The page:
The term argument doesn’t necessarily mean there’s a heated disagreement between individuals. Logically, an argument refers to the combination of a person’s claim and the reason or reasons a person presents in support of that claim (Facione pg.89). To argue effectively, it’s important to have the ability to detect errors in reasoning in an argument both personally and professionally. The surface of the argument may seem valid but, deep down it could be deceptive and misleading. This can cause people to alter what to think or do in certain situations. Those types of arguments contain one or more fallacies. With knowledge of fallacies, you will be able to approach political, religious, and ethical issues with confidence.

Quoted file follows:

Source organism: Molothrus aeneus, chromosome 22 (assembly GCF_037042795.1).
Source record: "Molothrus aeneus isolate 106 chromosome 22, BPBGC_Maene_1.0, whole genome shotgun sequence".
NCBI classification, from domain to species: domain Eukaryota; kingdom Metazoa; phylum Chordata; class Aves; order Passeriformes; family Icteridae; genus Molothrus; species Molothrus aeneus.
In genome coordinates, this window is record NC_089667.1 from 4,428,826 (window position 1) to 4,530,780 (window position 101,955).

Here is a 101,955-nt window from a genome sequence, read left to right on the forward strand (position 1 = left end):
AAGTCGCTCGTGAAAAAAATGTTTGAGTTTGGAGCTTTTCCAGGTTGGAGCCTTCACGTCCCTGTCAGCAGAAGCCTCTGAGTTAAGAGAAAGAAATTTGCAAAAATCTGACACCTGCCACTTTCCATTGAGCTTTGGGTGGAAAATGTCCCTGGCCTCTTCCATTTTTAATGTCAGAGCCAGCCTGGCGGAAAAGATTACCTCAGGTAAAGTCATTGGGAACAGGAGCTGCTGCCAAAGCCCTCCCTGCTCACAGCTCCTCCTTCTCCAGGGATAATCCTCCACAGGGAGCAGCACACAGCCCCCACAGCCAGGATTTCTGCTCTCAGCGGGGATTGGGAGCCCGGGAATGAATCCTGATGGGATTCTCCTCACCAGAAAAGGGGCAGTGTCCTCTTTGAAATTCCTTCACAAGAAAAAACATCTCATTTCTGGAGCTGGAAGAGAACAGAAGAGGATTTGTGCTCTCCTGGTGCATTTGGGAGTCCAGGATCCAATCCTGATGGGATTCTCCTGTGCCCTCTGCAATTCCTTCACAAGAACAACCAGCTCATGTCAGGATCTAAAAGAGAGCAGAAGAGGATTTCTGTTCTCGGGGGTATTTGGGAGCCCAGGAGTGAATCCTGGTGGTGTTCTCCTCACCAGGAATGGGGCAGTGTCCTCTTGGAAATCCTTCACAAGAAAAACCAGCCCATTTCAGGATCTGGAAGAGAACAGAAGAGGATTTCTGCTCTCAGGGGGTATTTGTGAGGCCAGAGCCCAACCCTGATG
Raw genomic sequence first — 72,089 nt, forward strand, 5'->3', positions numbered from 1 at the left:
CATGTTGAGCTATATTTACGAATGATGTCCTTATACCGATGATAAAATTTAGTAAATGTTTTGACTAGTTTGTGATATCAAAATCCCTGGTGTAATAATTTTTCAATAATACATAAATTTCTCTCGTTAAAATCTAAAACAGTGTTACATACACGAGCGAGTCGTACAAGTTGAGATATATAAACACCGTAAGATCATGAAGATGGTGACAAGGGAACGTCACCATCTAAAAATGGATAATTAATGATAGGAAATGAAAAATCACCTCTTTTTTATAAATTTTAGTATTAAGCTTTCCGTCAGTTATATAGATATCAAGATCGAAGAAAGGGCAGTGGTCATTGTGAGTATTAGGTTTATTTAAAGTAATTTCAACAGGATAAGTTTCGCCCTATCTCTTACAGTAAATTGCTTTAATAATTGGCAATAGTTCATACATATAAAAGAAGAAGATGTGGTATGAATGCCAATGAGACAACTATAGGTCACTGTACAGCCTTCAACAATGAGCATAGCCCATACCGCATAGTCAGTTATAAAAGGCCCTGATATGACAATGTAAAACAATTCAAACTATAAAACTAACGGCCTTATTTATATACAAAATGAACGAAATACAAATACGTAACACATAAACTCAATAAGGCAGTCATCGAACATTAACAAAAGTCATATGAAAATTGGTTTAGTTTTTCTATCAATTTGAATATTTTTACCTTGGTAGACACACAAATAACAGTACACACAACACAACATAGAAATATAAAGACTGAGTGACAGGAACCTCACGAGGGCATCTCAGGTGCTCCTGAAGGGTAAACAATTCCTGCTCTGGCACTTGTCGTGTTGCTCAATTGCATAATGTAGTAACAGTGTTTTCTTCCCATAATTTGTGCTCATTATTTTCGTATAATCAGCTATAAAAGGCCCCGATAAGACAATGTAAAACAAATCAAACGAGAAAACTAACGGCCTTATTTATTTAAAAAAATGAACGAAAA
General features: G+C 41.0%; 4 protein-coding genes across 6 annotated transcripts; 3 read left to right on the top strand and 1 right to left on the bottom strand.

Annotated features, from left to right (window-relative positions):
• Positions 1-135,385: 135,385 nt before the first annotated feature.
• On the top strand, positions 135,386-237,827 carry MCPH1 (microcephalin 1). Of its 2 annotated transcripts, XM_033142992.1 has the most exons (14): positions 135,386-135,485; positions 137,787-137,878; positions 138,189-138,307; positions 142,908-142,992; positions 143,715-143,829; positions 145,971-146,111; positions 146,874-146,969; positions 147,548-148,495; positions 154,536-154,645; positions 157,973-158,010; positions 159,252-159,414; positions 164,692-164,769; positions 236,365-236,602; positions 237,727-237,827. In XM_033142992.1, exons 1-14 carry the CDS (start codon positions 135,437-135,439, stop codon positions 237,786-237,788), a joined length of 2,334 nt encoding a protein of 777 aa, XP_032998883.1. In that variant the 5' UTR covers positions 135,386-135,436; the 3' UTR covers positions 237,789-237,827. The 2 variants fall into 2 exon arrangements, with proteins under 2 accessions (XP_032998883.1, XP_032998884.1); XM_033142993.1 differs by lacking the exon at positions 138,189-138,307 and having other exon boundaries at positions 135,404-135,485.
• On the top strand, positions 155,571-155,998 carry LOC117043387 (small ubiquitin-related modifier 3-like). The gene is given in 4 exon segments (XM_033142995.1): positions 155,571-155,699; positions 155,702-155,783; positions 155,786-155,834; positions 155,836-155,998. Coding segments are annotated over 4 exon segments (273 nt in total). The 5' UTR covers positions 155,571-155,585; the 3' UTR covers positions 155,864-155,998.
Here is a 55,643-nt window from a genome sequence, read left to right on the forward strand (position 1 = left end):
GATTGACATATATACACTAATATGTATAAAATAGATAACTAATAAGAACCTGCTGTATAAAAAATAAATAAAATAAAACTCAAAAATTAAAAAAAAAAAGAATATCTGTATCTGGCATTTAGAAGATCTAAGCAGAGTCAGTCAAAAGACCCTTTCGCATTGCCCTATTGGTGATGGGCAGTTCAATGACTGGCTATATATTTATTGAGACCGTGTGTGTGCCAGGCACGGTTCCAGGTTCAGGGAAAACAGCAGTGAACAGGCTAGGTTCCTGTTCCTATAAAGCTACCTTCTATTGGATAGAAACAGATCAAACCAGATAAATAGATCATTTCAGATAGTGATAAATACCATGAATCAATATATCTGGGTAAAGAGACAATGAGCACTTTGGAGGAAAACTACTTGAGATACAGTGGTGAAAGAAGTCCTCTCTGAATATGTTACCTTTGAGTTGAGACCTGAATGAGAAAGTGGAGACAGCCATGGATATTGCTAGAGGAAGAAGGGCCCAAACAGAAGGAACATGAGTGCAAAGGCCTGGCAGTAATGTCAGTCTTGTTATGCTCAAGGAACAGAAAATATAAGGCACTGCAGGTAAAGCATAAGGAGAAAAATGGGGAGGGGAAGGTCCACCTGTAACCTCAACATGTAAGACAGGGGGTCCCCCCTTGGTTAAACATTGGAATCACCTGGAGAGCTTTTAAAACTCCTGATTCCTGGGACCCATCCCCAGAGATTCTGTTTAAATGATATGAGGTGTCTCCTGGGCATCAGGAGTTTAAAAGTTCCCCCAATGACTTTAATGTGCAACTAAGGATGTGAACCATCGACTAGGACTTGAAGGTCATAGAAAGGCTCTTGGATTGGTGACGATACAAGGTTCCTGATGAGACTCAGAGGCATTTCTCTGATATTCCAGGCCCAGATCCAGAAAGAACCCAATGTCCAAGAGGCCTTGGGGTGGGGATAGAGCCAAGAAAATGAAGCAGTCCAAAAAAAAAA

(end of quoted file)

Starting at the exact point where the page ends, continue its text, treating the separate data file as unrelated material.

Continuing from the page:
Fallacies are deceptive arguments that appear to be logical and seem at times persuasive, but, upon closer analysis, fail to demonstrate their conclusions (Facione pg. 148). Fallacies come in all shapes and forms. They are found in things like social media feeds, magazine articles, television commercials, and newspapers. Fallacies can also come from the people you trust like doctors, politicians, religious leaders, and even family and friends. When a fallacy is used, a person is usually intent on making a point or persuading an audience. Therefore, recognizing them can increase your protection from becoming gullible to situations that may arise. Furthermore, differentiating between fallacious and worthy arguments can help individuals to think more critically, and gain confidence to challenge arguments. In political debates, have you ever wondered the purpose of attacking the opponent, instead of just answering the question at hand? What about the ads in magazines where the celebrity Jessica Simpson claims that proactive acne products work best? Even the simplest examples as described contain fallacies.

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